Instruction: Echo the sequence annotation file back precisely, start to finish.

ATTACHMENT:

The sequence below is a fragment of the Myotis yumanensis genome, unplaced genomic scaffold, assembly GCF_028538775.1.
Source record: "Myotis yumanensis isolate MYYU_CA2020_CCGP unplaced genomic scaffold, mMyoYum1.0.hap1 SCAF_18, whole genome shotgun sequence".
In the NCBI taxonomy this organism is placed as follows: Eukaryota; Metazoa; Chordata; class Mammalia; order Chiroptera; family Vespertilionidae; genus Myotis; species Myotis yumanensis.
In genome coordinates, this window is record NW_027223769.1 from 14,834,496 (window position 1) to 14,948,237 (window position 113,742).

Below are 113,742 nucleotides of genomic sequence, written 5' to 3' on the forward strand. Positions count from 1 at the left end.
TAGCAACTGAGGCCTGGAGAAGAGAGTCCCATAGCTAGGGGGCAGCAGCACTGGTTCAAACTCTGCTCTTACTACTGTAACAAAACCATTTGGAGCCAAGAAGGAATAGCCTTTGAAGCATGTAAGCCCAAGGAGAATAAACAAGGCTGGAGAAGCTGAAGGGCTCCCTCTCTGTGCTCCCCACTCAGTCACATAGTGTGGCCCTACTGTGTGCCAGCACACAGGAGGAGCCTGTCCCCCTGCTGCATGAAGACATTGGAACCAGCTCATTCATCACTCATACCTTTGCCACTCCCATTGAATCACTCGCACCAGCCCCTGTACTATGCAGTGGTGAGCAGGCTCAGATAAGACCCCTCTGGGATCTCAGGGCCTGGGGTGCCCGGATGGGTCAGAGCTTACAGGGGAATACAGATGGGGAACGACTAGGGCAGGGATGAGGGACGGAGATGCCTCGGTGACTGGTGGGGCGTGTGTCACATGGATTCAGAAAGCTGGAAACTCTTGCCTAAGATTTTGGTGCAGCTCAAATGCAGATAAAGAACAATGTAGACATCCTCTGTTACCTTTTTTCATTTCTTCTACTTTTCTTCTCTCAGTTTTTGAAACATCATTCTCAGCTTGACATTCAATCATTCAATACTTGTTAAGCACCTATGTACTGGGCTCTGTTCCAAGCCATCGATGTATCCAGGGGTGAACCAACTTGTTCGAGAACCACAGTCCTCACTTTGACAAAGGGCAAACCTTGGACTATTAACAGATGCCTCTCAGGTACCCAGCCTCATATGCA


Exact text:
The sequence below is a fragment of the Myotis yumanensis genome, unplaced genomic scaffold, assembly GCF_028538775.1.
Source record: "Myotis yumanensis isolate MYYU_CA2020_CCGP unplaced genomic scaffold, mMyoYum1.0.hap1 SCAF_18, whole genome shotgun sequence".
In the NCBI taxonomy this organism is placed as follows: Eukaryota; Metazoa; Chordata; class Mammalia; order Chiroptera; family Vespertilionidae; genus Myotis; species Myotis yumanensis.
In genome coordinates, this window is record NW_027223769.1 from 14,834,496 (window position 1) to 14,948,237 (window position 113,742).

Below are 113,742 nucleotides of genomic sequence, written 5' to 3' on the forward strand. Positions count from 1 at the left end.
TAGCAACTGAGGCCTGGAGAAGAGAGTCCCATAGCTAGGGGGCAGCAGCACTGGTTCAAACTCTGCTCTTACTACTGTAACAAAACCATTTGGAGCCAAGAAGGAATAGCCTTTGAAGCATGTAAGCCCAAGGAGAATAAACAAGGCTGGAGAAGCTGAAGGGCTCCCTCTCTGTGCTCCCCACTCAGTCACATAGTGTGGCCCTACTGTGTGCCAGCACACAGGAGGAGCCTGTCCCCCTGCTGCATGAAGACATTGGAACCAGCTCATTCATCACTCATACCTTTGCCACTCCCATTGAATCACTCGCACCAGCCCCTGTACTATGCAGTGGTGAGCAGGCTCAGATAAGACCCCTCTGGGATCTCAGGGCCTGGGGTGCCCGGATGGGTCAGAGCTTACAGGGGAATACAGATGGGGAACGACTAGGGCAGGGATGAGGGACGGAGATGCCTCGGTGACTGGTGGGGCGTGTGTCACATGGATTCAGAAAGCTGGAAACTCTTGCCTAAGATTTTGGTGCAGCTCAAATGCAGATAAAGAACAATGTAGACATCCTCTGTTACCTTTTTTCATTTCTTCTACTTTTCTTCTCTCAGTTTTTGAAACATCATTCTCAGCTTGACATTCAATCATTCAATACTTGTTAAGCACCTATGTACTGGGCTCTGTTCCAAGCCATCGATGTATCCAGGGGTGAACCAACTTGTTCGAGAACCACAGTCCTCACTTTGACAAAGGGCAAACCTTGGACTATTAACAGATGCCTCTCAGGTACCCAGCCTCATATGCA